It's themselves but we shall see

Peachs
Peachs

@TBS they try to play the polls and twist their message to fit a bunch of nuts' thinking, and when it suddenly changes they are sitting there with egg on their face, labeled with ideas they really don't believe in but were just trying to get alone.. 

Visual_Cortex
Visual_Cortex

@TBS

but but TBS, we have No Other Credible or Qualified Cannidatez! We all gone DAHHH if Hils isn't nominated.

Haven't you heard?

Visual_Cortex
Visual_Cortex

@DownInAlbany @Visual_Cortex @TBS

Realize that it's popular to imagine that a former Senator and Navy Secretary, AND a former two-term governor aren't also officially in the race, but whatevs.

Heading upstairs.

Peachs
Peachs

Kennedy left the door open for Jimmy when he dumped Mary Jo Kopechne in the  Poucha Pond inlet, and JC woke up president.  Georgia was a better place back then, we are lackeys to a think tank in Washington now, no longer our own men.  We have a huge void in leadership and I have been here 65 years, never seen this state so weak. 

DownInAlbany
DownInAlbany

Given the latest news on Hillary’s server in a bathroom, her campaign’s now officially circling the drain.

_GodlessHeathen_
_GodlessHeathen_

@TBS One scandal at a time.  The Clinton cash scandal will come up again in the campaign, if she doesn't drop out that is.

Peachs
Peachs

@DownInAlbany it is like the two guys running from the bear, Downs, one puts on his tennis shoes and the other says you really think you can out run that bear?  The reply was I only have to outrun you.  In content Hilary ain't got much competition and like the old Louisiana governor once said, "unless I get caught with a 12 years old boy in bed", I got the race won. You guys can't run a national election...

TBS
TBS

I thought the Clinton Cash book sealed her fate?

Maybe the sequel will be straw that breaks the camel's back

Is that book even being talked about any longer within right wing circles?

Visual_Cortex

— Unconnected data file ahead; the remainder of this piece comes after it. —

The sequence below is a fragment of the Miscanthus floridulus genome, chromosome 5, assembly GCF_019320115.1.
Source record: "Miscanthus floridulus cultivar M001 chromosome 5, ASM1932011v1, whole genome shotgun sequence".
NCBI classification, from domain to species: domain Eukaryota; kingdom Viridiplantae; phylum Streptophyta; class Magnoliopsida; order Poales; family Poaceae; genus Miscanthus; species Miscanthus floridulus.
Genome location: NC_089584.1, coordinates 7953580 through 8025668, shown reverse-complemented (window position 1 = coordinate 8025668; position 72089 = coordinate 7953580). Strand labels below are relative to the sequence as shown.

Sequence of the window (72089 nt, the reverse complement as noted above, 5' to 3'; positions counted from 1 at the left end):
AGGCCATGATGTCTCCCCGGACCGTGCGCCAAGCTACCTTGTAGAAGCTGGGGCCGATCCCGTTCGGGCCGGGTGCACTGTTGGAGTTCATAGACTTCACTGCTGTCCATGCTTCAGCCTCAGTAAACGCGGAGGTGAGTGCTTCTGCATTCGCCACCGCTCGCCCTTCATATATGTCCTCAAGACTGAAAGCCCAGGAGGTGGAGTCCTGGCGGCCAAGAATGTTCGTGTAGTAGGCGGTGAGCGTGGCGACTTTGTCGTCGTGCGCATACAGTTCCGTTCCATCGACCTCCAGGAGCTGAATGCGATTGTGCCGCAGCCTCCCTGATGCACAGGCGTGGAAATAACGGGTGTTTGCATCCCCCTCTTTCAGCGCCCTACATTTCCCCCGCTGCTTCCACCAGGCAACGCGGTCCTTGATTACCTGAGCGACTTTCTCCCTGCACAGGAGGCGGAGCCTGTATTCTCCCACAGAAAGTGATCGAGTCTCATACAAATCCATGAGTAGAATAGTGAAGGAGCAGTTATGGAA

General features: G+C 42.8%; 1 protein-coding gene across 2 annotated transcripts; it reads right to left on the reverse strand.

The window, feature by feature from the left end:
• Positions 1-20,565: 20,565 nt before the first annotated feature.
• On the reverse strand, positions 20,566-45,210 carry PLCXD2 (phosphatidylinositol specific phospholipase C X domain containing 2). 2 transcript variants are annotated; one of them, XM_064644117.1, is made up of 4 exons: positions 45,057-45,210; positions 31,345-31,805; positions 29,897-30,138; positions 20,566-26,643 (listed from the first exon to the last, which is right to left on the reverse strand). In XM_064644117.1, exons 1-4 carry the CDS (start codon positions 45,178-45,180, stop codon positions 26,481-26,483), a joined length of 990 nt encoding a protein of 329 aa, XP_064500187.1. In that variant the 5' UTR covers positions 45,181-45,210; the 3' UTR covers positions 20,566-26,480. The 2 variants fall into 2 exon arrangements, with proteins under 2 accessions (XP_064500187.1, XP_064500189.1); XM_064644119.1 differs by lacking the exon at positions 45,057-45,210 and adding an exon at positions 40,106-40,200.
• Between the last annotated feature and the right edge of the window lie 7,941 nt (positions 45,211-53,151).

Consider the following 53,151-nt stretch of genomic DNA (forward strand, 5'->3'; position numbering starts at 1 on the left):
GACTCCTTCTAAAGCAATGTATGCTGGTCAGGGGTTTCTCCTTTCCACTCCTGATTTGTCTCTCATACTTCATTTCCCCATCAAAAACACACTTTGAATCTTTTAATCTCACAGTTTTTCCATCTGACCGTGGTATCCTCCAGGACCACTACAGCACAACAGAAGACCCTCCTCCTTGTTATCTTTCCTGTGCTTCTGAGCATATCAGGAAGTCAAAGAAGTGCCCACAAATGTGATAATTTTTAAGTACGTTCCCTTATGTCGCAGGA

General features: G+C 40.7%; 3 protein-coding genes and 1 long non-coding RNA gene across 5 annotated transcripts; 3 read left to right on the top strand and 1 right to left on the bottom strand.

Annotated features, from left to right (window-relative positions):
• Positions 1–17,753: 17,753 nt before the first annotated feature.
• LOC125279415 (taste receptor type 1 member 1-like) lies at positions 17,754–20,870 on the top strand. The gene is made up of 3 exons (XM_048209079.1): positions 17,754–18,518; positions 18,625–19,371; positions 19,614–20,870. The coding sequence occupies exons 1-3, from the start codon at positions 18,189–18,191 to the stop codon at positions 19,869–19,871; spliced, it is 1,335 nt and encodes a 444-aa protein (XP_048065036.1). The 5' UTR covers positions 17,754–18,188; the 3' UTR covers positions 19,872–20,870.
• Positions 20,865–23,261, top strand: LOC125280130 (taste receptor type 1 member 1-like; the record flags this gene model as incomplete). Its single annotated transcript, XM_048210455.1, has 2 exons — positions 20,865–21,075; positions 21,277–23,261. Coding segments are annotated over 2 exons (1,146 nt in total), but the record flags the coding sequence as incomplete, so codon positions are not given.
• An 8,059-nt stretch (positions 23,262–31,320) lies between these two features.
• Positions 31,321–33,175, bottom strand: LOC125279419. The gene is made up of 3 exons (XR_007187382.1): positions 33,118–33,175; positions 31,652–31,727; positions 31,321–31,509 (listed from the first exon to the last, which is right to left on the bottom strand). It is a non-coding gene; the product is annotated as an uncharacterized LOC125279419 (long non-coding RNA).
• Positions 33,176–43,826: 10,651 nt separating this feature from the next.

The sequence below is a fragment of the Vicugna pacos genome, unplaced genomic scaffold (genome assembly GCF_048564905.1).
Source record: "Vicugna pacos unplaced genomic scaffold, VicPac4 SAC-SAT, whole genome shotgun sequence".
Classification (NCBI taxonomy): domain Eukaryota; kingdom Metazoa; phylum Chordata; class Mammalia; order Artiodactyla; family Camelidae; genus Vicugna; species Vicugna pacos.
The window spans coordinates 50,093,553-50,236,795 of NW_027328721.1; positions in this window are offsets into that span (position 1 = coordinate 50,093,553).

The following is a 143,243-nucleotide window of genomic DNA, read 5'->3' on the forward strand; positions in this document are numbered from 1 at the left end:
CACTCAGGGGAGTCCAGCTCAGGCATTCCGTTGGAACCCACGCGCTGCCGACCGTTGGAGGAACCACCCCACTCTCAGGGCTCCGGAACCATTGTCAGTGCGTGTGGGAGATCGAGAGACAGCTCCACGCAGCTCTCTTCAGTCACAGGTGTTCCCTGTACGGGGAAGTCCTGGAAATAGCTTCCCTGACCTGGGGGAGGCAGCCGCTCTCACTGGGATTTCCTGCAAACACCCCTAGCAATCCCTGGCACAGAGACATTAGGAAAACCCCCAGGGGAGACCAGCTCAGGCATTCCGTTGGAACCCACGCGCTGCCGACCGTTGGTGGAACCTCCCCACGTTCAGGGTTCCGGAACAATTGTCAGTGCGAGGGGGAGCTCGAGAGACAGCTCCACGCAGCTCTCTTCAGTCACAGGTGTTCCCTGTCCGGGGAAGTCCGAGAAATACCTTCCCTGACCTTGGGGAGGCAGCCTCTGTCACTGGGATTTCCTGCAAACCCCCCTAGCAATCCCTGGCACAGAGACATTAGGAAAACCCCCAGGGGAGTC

Visual_Cortex

@Peachs @DownInAlbany

 "unless I get caught with a 12 years old boy in bed"

Pretty sure the line is, or was anyway, "caught in bed with a dead girl or a live boy."

TBS
TBS

Well if Doom didn't see it then it couldn't have happened

End of story

_GodlessHeathen_
_GodlessHeathen_

"'What, like with a cloth or something?' Clinton chuckled? 'Well, no. I don't know how it works digitally at all.'"

I'm just a little ol' grandma from Chapaqua.  I don't know how all this tech stuff works.  They tell me all my emails are safely stored on a server, whatever that is, in a bathroom closet in Denver, and that's all I know.  It was just cookie recipes and stuff about Chelsea's wedding anyway.  What's all the fuss about?

Visual_Cortex
Visual_Cortex

@_GodlessHeathen_

I'd put the percentage of users who have more than a passing knowledge of what happens when they hit "delete" at the low single digits.

Visual_Cortex
Visual_Cortex

Is it the beginning of the end for online comments?

http://www.bbc.com/news/blogs-trending-33963436

some thoughts from a couple of the baby-sitters themselves.


To have comments, you have to be very active, and if you're not incredibly active, what ends up happening is a mob can shout down all the other people on your site. In an environment that isn't heavily curated it becomes about silencing voices and not about opening up voices.


I think 75% of the time they're more trouble than they're worth, and for us it's still a lot of work to keep up on.


As much fun as folks like us have had over the years, such vent outlets won't really be missed by about 90+% of online readership, who either don't participate in such threads, and at most give them a lurk now and then (and probably assume the very worst of the rest of the readership as a result).

InTheMiddle2
InTheMiddle2

@Visual_Cortex  CBS News, they are like the FOX news for the left. These are the same folks that brought you the manufactured GWB letters. No doubt Hillary and her supporters are circling the wagons and it is getting quite bad for her. I watched reaction this morning on MSNBC and not one of the commentators were defending Hillary.